Raiffeisen Bank International (RBI), the most exposed Western bank left in Russia, appears to be finally bowing to pressure to quit the country where it made 60% of its net profit last year.
Hoping against hope that the war will soon be over no longer looks like an option, so the Austrian bank will most probably have to take a big hit to its equity from disposing of its Russian business, though it insists it would still be comfortably above regulatory minimums.
In a statement at the bank’s annual general meeting in Vienna on March 30, RBI said it was working intensively to assess all options, including a Russian exit. “The RBI Group and its stakeholders are in an unprecedented situation, and we recognise the urgency for action which the war has created,” the bank said.
The options RBI is looking at reportedly include the sale of the business as a whole, the splitting off of the Russian business into a separate entity, and the swap of its loans for those of Russia’s Sberbank that are trapped in Europe by sanctions.
A senior Raiffeisen executive told the Financial Times the bank had narrowed discussions to two “viable” bidders and the bank was hopeful it could agree terms for an exit this year.
A “plan B” is a spin-out of its Russian business into a separate European-listed entity.
RBI has not been able to take its profits out of Russia since the invasion. Previously, RBI was reported to be considering swapping €400mn worth of profits trapped in Russia for the blocked European funds of Russian state-controlled bank Sberbank. However, such a deal could be a seen as a violation of sanctions.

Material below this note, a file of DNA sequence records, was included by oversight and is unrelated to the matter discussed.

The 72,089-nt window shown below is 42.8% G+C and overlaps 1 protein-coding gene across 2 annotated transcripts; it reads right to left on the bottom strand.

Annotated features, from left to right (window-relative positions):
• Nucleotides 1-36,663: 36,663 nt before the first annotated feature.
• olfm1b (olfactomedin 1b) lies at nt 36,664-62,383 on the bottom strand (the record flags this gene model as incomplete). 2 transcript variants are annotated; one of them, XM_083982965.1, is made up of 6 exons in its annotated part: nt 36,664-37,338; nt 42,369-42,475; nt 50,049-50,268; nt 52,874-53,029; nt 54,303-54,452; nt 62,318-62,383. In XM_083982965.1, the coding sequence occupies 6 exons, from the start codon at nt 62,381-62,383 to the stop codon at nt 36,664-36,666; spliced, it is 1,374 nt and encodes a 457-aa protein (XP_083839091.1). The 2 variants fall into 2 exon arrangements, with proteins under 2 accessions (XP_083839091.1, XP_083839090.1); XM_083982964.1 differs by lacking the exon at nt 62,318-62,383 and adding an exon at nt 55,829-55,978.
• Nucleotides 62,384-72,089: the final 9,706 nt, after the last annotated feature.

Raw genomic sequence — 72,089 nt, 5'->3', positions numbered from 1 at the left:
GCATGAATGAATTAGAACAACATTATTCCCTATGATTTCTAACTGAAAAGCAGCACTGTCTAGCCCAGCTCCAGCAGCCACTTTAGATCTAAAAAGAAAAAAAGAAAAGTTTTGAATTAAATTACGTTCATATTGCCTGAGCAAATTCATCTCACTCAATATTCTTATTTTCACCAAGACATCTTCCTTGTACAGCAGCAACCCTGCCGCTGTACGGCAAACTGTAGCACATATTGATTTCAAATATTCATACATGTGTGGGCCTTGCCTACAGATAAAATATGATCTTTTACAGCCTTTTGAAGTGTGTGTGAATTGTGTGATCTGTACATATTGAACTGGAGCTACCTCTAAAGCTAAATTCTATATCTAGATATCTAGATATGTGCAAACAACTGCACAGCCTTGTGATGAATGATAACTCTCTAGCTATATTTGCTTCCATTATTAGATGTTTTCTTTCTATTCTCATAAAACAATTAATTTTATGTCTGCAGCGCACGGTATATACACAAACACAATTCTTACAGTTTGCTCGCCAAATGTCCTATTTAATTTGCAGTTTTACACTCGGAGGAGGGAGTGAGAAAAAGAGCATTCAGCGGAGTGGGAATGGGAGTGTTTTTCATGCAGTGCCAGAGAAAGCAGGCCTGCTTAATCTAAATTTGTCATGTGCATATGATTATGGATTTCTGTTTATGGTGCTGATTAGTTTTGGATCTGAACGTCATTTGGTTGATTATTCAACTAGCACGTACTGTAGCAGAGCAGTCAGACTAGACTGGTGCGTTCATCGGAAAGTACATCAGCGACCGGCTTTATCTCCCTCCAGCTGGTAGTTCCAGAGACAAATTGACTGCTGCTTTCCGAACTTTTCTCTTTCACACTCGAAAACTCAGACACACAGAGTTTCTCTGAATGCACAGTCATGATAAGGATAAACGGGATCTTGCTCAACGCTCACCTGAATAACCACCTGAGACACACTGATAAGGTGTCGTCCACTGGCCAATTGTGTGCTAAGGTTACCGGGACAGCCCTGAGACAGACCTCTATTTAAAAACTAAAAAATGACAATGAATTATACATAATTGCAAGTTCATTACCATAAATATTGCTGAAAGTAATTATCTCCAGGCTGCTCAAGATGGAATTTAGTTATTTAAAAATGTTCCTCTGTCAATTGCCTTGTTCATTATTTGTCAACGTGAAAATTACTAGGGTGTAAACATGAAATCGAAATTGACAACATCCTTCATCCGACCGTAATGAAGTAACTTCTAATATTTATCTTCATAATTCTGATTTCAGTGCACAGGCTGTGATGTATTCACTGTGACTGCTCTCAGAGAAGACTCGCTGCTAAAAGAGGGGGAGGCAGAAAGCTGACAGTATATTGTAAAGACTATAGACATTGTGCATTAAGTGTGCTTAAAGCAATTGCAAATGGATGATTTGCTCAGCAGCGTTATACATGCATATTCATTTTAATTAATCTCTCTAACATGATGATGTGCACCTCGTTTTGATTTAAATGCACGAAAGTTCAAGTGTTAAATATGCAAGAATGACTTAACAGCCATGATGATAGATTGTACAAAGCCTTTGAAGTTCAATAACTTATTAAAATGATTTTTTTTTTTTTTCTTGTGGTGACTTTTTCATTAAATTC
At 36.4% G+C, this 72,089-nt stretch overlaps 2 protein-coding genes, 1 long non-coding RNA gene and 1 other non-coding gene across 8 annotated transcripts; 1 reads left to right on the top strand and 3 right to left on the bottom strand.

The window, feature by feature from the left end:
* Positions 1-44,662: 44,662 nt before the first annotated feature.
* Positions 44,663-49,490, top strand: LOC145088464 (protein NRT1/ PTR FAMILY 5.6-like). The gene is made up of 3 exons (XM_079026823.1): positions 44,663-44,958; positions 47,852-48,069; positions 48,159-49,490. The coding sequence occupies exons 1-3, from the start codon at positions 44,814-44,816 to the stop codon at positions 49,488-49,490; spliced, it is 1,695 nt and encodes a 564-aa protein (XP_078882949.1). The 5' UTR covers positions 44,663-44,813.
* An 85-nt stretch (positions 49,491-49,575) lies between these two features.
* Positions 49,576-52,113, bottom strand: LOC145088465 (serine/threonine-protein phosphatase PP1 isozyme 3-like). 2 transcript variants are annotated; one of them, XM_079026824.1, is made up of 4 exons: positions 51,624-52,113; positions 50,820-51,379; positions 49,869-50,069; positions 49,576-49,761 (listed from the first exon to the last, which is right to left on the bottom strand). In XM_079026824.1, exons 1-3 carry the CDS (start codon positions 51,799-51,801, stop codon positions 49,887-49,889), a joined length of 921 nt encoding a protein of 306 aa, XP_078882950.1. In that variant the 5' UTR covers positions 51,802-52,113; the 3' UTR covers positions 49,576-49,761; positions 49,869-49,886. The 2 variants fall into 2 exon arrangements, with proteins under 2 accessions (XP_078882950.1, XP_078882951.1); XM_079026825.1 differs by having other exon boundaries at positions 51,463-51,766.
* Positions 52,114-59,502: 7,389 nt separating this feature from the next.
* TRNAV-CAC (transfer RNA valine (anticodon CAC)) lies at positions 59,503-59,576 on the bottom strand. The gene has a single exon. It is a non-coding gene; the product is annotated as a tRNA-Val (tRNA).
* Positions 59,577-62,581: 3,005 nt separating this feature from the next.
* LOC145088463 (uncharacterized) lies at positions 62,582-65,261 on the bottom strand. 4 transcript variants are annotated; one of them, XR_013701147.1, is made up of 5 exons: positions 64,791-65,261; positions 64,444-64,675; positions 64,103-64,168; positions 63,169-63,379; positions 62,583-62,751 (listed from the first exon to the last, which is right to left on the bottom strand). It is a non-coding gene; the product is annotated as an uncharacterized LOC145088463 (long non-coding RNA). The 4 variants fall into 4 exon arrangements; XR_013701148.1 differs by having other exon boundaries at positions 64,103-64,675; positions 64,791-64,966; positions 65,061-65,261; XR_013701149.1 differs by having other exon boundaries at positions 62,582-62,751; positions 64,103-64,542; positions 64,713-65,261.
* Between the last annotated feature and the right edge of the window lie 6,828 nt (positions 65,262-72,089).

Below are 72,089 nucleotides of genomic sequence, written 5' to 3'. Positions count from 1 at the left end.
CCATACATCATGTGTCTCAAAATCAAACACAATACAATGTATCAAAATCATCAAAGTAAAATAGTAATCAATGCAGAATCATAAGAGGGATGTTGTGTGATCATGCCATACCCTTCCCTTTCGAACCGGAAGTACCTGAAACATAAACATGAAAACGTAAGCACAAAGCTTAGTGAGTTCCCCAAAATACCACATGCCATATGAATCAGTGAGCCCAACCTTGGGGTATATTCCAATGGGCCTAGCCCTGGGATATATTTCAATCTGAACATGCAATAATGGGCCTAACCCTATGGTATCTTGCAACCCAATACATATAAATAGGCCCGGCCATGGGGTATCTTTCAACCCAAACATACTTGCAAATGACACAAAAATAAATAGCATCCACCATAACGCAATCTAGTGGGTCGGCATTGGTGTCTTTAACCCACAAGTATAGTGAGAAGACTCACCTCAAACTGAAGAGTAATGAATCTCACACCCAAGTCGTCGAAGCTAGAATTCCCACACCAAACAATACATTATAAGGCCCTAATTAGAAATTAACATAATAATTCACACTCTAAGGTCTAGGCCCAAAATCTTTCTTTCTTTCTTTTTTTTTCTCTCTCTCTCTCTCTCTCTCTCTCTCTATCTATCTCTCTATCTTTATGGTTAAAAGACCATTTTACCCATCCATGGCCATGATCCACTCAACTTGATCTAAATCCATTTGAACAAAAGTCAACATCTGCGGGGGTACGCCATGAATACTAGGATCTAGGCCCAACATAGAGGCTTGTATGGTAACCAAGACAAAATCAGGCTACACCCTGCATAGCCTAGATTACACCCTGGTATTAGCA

“You have to look at any and every option in which you could get any portion of your capital out of Russia,” said a banking analyst who follows RBI.
RBI, which is the most important Western bank left in Russia, has come under intense pressure from the US authorities and from the European Central Bank (ECB) to move faster to exit its Russian business, though its continued presence has been defended by Austrian politicians.
According to Reuters, the US Treasury’s Office of Foreign Assets Control (which oversees compliance with US sanctions) has asked the bank for details of its exposure in Russia, the partially occupied Donbas, Ukraine and even Syria, including details of transactions and certain clients' activities.
The ECB is also reportedly putting pressure on RBI to speed up its planning for an eventual exit.
“The pressure is now on again. I can’t image the pressure going forward easing at any point in time,” one banking analyst told bne IntelliNews.
This all just adds to the grave reputational damage the bank is suffering from its Russian connection, with critics pointing to the huge profits it is making there. RBI also still maintains a much smaller operation in sanctioned Belarus.
RBI’s workforce in Russia actually rose last year to 9,000, and it is taking part in the Kremlin’s scheme to give loan holidays to troops fighting in Ukraine and write off their loans if they are maimed or killed.
RBI is the 10th largest bank by assets in Russia, and – alongside Italy’s UniCredit – is the only one to be categorised as systematically important. It has become the largest facilitator of financial transfers into Russia over the Swift network, accounting for up to 40% of all payments in and out of the country, according to the Financial Times.
This vital role in the payment system is keeping trade ticking over despite Western sanctions, though the bank points out that it is largely servicing Western blue-chip companies still operating in Russia.
Its share price plunged by 60% from February 10 just before the invasion to March 7. Currently the shares trade around €14.42, down one third from January 1, 2022 before the invasion.
This means RBI – the second largest bank operating across Central and Eastern Europe by assets – is trading at a multiple of 30% of book value, compared to around 70% for Austrian rival Erste Bank, the largest cross-border bank operating in Emerging Europe. At this share price, RBI’s Russian business has a negative value.
Given the rock bottom price, most analysts have a ‘buy’ on RBI, but for investors concerned with ESG factors the bank is still untouchable, given its Russian presence.